The Bundesliga has been one of the most predictable and yet open leagues in Europe over the last few seasons. Predictable in that one side has won the last six titles, open in that eight different sides have finished in the top four over the last five years. How are the teams shaping up this year? Let’s have a look!
Bayern München (Champions)
Few would be brave enough to suggest that Bayern will finish outside the top four this year. Indeed the last time it happened was over 20 years ago in the 1994/1995 season. Bayern managed to secure their sixth title in a row by a margin of a massive 21 points last season despite an early change of manager.
This term sees Nico Kovac take the helm just a few months after his Eintracht Frankfurt side beat Bayern to the lift the German Cup. Even though this is Kovac’s first top level club appointment, his excellent record with Frankfurt and previously the Croatian national team suggests it is not a massive gamble.
The squad has remained largely intact from last season with Arturo Vidal the only significant departure and the highly rated German midfielder Leon Goretzka coming in. The core of the squad includes members of the German World Cup squad such as Manuel Neuer, Mats Hummels and Thomas Müller, who will be desperate for success after a terrible summer.
Add to that some exceptional oversees players such as the deadly Robert Lewandowski with 154 goals in 196 club appearances, the evergreen Arjen Robben and the mercurial James Rodriguez. It is clear to see why the club are favourites for the title once again.
Borussia Dortmund (Runners Up)
Aside from Bayern, Dortmund have proven to be the only other consistent feature of the top four in the Bundesliga. “Die Schwarzgelben” have only failed to finish in the Champions League spots once over the last seven years.
Despite the continued success, the club has gone through something of an identity crisis in the last few years by losing key players and making regular managerial changes. Experienced Swiss coach Lucien Favre has been brought in this season to try and get the club back on course and the early indications are positive.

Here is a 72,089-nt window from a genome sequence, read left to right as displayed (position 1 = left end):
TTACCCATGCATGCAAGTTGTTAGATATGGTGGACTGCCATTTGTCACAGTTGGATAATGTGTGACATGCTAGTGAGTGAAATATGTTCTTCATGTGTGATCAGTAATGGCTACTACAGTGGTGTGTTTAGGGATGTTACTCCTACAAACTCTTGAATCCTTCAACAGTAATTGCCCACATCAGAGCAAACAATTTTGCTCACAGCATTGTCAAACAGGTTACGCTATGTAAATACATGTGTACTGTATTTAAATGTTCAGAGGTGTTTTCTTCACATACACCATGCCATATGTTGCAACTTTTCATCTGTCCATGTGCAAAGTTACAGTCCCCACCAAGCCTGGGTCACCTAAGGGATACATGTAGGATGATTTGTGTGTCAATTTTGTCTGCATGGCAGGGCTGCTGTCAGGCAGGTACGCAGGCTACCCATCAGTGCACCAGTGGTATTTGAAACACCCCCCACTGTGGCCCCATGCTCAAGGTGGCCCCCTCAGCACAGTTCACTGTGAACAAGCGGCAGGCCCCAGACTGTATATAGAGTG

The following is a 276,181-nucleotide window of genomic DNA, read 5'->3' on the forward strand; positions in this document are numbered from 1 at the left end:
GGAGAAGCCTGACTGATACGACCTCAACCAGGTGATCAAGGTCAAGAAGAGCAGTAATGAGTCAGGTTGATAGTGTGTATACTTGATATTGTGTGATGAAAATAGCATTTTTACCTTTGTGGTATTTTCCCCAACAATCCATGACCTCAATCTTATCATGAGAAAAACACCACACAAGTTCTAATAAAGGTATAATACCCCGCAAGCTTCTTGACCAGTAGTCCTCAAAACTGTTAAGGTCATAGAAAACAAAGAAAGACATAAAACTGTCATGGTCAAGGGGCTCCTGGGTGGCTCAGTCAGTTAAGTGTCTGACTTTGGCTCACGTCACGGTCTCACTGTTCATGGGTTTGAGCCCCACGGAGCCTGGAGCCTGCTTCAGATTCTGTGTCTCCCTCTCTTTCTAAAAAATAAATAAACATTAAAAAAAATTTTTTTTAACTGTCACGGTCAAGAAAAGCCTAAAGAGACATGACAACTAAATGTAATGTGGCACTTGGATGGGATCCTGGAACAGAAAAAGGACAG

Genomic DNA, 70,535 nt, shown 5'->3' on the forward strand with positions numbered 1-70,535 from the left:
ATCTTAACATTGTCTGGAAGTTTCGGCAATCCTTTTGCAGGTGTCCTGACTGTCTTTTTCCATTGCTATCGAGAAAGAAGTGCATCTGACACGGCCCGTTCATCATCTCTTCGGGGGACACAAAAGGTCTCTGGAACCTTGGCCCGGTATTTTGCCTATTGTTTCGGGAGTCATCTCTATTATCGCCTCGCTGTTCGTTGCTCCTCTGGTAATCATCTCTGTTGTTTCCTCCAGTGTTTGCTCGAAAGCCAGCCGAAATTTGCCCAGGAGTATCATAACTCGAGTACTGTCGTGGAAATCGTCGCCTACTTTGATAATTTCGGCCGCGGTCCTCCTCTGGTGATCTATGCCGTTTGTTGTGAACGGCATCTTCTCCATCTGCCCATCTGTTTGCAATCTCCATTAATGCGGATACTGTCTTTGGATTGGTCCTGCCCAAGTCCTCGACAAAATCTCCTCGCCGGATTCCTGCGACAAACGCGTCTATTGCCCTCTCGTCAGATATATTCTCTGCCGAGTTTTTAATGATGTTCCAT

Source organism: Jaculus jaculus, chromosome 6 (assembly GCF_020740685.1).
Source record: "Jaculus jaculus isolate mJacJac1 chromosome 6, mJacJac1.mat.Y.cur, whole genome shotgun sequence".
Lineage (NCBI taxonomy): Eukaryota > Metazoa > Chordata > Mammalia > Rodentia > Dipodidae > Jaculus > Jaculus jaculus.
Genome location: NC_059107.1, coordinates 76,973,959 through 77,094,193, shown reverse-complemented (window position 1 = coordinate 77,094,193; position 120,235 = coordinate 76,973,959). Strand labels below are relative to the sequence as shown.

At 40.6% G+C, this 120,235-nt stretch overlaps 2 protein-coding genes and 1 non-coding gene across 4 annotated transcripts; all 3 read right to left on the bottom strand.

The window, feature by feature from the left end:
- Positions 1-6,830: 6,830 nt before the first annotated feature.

The often error prone central midfield has been strengthened with the arrivals of Abdou Diallo, Thomas Delaney and Belgian World Cup star Axel Witsel. They are all strict upgrades on the likes of Gonzalo Castro and Mikel Merino who have departed.
Importantly Favre has managed to retain the services of his key players Marco Reus and Christian Pulisic who have been so often linked with moves over the last few seasons. The only concern is the lack of a clear starting centre forward. Maximilian Philipp prefers to operate off a front man, while 18-year-old Alexander Isak is not yet ready for the role. Nevertheless, this highly talented squad looks certain to be among the top teams in the division.
RB Leipzig (Third place)
Last season was tough for Leipzig as they dropped down to sixth after their break-out season in 2016/2017 when they finished as league runners up. Constant speculation aboutthe biggest players for leaving and pressure from European campaigns meant the team dropped points at crucial times.
But with the transfer window now closed and the start of the season on the horizon, the team has remained far more intact than many people would have thought.
The only important player to leave has been Naby Keita who departed to Liverpool for €60 million. The sale has allowed the club to bring in the next wave of talent with 20-year-old defenders Nordi Mukiele, Marcel Saracchi and 19-year-old striker Matthias Cunhaarriving. The latter of the three scored a goal in every third match last season in Switzerland.
Those new signings are added to a very settled core squad that has already proven it can compete at the highest level in German football.
Timo Werner has 42 goals and 17 assists in 77 Leipzig matches while at the back Dayot Upamecano and Willi Orban form one of the best centre back partnerships in the league. Importantly the services of Emil Forsberg have also been retained who has 21 goals and 38 assists in 114 appearances.
The big differences to last season will be that the players and coaches are now used to balancing the stresses of league and European football. In addition, the challenge of Europa League football should be far more on their level, rather than the Champions League and will allow them to focus more on the Bundesliga. A return to the top four looks on the cards for Die Roten Bullen.
Hoffenheim (Fourth Place)
Julian Nagelsmann has proven a revelation since taking over in February 2016. The 31-year-old is younger than some of his squad but has guided his side from relegation candidates to a team who twice finished in the top four in his only two full seasons in charge. This season will be his last with the club, but his side remain in good position to finish among the elite of the league.
One of Nagelsmann’s strengths as a coach is his ability to take out of favour players from other sides and get the best out of them. Last season on loan Serge Gnabry scored 10 and assisted 8 in just 22 matches. Andrej Kramaric and Mark Uth scored 13 and 14 respectively after failing to make the grade at bigger clubs.